He told the New Journal: “They didn’t want to charge me with anything – they thought it was too much bother and I’d get the publicity of being in a magistrates’ court.
“They thought a night in a police station might inconvenience me a little bit. But they made me endless cups if tea and made sure I was warm and comfortable, so I wasn’t inconvenienced at all.”
Adrian had been suffering from pneumonia through the autumn, although he seemed to be bearing up well – he was occasionally spotted walking on the Heath, albeit at a slower pace than usual, with his golden retriever Daisy, “The Dog of Peace” as she was dubbed in his children’s book of poetry called the Zoo of Dreams.
Adrian lived near the Heath for much of his life and was born in Parliament Hill in 1932. His father, Jock, was a chemist and Adrian showed early promise, writing his first play aged just nine. He did his national service in the RAF and his experiences in the forces confirmed his anti-militarism.
He studied at Oxford and then became a journalist, moving back to London to work on the Evening Standard. He worked on the Sunday Times, but fell out of favour for reviewing Peter Watkins anti-nuclear film The War Game, which had been banned.
Reporting on the arts, he began writing poetry, novels and plays from the mid-1960s onwards.
Adrian was a British beat poet – his love of jazz influenced him in his writing, and he was aware of the importance of the rhythm of the language he used, writing of the trumpeter Charlie Parker: “He breathed in air/He breathed out light/ Charlie Parker was my delight.”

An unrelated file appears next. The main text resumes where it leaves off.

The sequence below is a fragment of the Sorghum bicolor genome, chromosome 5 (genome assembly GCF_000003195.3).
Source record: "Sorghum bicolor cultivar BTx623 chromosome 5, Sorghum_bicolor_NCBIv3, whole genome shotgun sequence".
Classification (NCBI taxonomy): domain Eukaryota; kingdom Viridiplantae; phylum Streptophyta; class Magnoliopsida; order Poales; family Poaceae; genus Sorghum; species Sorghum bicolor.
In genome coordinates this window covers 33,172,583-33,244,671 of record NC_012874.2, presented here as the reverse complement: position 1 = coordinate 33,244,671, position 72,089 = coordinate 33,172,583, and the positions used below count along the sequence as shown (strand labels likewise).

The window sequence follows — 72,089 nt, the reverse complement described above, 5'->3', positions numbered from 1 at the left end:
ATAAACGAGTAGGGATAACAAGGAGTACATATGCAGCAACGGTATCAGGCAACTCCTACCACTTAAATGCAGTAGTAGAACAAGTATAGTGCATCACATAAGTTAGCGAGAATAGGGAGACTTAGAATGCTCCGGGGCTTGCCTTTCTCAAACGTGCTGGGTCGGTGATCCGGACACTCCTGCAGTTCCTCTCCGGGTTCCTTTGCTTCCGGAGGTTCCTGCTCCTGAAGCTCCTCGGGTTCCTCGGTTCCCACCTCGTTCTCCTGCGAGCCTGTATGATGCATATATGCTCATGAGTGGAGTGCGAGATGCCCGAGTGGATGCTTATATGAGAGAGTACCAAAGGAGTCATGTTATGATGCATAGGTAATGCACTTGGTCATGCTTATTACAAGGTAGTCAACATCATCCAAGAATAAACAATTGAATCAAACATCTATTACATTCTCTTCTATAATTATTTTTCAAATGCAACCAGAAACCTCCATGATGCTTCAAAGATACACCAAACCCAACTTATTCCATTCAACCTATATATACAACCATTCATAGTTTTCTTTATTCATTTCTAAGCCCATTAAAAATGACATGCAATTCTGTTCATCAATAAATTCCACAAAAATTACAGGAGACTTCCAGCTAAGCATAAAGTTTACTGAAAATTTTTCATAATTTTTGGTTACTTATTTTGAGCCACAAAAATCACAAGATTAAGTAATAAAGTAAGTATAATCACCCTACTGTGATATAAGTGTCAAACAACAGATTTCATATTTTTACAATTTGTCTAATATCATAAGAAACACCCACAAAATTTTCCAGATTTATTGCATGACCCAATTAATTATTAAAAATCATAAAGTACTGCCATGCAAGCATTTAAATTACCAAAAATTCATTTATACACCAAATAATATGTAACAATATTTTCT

His back catalogue includes an adaptation of The Lion, The Witch and the Wardrobe for the RSC and a Beatrix Potter trilogy for the Unicorn Theatre. Other works included a play about William Blake, Tyger for the National Theatre. His version of Pushkin’s Boris Godunov is due to be performed by the RSC next year.
Always willing to give time to the peace movement – the windows of his house in Dartmouth Park are still festooned with 1960s-style CND signs – he helped write and produce an open air show for the Woodcraft Folk in a field in Kent.
Adrian leaves his wife, the actress Celia Hewitt to who he was married for 47 years, their two daughters, as well as two sons and a daughter from his first marriage.

My Literary Career So Far

(Adrian Mitchell’s last poem, written on Thursday evening)

As I prowled through Parentheses
I met an Robin and a Owl
My Grammarboots they thrilled like bees
My Vowelhat did gladly growl
Tis my delight each Friedegg Night
To chomp a Verbal Sandwich
Scots Consonants light up my Pants
And marinade my Heart in Language
Alphabet Soup was all my joy!
From Dreadfast up to Winnertime
I swam, a naked Pushkinboy
Up wodka vaterfalls of rhyme
And reached the summit of Blue Howl
To find a shining Suit of Words
And joined an Robin and a Owl
In good Duke Ellington’s Band of Birds

Comment on this article.
(You must supply your full name and email address for your comment to be published)







Theatre Music
Arts & Events Attractions